What a difference a year makes. Last September Rodney Smith, a student at Alabama A&M in Huntsville, challenged himself to mow 40 lawns for senior citizens, the disabled and single mothers. In between classes he astonished himself by mowing 100 lawns over the next few months and was surprised by the joyful reaction he received from his customers. Born in Bermuda Smith says
“Giving back is just normal. A lot of elderly people are on fixed incomes and paying for their lawn to get done prevents them from getting other things they need like medication.”
He says in Huntsville some areas fine homeowners for not keeping up their lawns and this seemed an undue burden for many of his clients.
One man mowing lawns in Huntsville has started a movement. In December, Raising Men Lawn Service was born and in just one year, there are official chapters in six states and young people all over the country stepping up to Smith’s 50 Yard Challenge on their own. Any child that answers the call on Facebook is sent a white T-shirt. After they mow 10 lawns, they get an orange t-shirt. It progresses a new color shirt every 10 lawns until they hit 50. Then Smith personally delivers an official Raising Men T-shirt, a new lawn mower and does a few yards with the volunteer.
Nationwide there are now 90 young men and 10 young women ages 7-17 providing lawn service to the elderly, disabled, single moms for free. With the expansion of the program, Smith also added veterans to the list of customers. Raising Men received a contribution in May of equipment and assistance from Briggs and Stratton, a manufacturer of outdoor products, who featured the group in their #YouPowered campaign.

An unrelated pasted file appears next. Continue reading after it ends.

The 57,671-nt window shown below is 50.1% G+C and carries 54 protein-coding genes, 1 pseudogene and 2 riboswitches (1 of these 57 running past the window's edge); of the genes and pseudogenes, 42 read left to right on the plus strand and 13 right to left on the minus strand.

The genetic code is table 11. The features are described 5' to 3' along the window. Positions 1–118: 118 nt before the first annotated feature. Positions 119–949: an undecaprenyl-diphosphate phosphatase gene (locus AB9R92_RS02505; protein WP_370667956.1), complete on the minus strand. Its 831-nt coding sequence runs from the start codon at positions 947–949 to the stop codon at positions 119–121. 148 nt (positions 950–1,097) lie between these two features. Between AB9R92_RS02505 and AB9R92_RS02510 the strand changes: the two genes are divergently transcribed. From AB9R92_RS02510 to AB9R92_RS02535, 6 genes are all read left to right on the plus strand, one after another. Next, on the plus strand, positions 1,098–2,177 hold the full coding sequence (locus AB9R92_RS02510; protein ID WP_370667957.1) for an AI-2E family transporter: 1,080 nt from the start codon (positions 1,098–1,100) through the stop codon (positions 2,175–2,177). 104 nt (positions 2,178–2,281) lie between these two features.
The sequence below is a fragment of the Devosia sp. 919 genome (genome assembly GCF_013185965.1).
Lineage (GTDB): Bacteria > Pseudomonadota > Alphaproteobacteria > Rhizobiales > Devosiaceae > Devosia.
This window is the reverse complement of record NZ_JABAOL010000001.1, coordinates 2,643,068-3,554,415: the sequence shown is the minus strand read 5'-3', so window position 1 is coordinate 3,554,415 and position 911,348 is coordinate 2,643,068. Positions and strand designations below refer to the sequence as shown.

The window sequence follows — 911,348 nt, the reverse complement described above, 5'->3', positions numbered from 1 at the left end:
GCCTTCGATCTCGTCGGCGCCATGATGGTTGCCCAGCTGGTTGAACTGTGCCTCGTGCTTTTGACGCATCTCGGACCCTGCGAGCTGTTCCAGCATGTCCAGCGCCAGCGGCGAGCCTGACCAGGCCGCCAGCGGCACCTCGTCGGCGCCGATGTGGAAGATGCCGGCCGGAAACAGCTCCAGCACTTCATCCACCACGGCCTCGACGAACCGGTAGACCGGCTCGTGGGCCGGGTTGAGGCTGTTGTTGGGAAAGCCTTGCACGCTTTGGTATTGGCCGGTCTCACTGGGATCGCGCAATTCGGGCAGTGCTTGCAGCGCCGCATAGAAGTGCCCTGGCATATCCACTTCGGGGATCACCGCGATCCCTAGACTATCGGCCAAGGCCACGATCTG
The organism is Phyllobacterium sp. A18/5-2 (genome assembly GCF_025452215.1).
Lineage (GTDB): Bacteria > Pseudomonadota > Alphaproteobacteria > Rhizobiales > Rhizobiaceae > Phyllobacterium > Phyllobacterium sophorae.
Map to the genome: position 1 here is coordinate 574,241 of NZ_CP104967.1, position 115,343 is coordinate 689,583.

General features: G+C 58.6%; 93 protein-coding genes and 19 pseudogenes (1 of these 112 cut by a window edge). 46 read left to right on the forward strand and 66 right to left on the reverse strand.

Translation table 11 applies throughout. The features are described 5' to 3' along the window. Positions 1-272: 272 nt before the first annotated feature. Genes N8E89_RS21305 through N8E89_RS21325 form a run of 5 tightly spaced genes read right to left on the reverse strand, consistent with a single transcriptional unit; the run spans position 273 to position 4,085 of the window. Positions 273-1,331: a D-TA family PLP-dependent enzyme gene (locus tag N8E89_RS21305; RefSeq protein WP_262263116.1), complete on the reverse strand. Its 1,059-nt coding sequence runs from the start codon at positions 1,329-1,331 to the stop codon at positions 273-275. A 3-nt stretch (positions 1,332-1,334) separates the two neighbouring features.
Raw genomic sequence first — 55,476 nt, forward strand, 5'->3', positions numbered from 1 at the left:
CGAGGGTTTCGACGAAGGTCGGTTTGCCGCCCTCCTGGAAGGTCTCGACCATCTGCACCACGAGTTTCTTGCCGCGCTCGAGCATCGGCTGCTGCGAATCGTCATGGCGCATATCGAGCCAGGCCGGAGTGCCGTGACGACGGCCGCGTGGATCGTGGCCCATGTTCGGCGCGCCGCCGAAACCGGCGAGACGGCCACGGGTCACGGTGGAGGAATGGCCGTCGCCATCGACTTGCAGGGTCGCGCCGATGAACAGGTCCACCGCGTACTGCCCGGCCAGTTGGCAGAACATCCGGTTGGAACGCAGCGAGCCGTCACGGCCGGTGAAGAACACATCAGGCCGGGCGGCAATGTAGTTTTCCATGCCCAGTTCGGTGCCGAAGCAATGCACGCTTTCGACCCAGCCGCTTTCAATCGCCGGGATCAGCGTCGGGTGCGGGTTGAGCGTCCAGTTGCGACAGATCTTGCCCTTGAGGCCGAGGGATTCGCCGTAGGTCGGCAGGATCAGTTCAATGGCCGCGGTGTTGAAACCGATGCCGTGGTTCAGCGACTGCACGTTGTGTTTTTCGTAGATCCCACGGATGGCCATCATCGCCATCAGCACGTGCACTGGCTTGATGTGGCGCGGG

Now, he has even bigger plans. This year, Raising Men will start raking leaves and doing snow removal. Smith even has plans to go north to his chapters in Michigan and Pennsylvania to throw snow with the volunteers.
The organization is not just about yard work. Smith ensures his young participants are receiving passing grades in school and a scan of his Facebook profile shows he’s got some star students among his volunteers. It’s about learning to work together as well. He says he has children of all different backgrounds and works to foster a team environment with group meals and a book club that get books donated from across the country.
This experience and the positive experience of the customers as well as the children has changed Rodney’s direction in life. Having completed a degree in Computer Science he is now returning to school to study for a masters in Social Work. He still mows lawns between classes and says he’s mowing significantly more now that the kids are back in school because they have taken on so many regular jobs.
Raising Men’s current source of funds to provide and repair equipment as well as expand the program is a GoFundMe site and t-shirt sales. They received a generous contribution in May of equipment and assistance from Briggs and Stratton, a manufacturer of outdoor products as well. According to Smith, the future of Raising Men is very bright. If you are interested in beginning a chapter in your community or donating contact Rodney on Facebook. Beginning October 15th, volunteers nationwide will be able to sign up at www.weareraisingmen.com.
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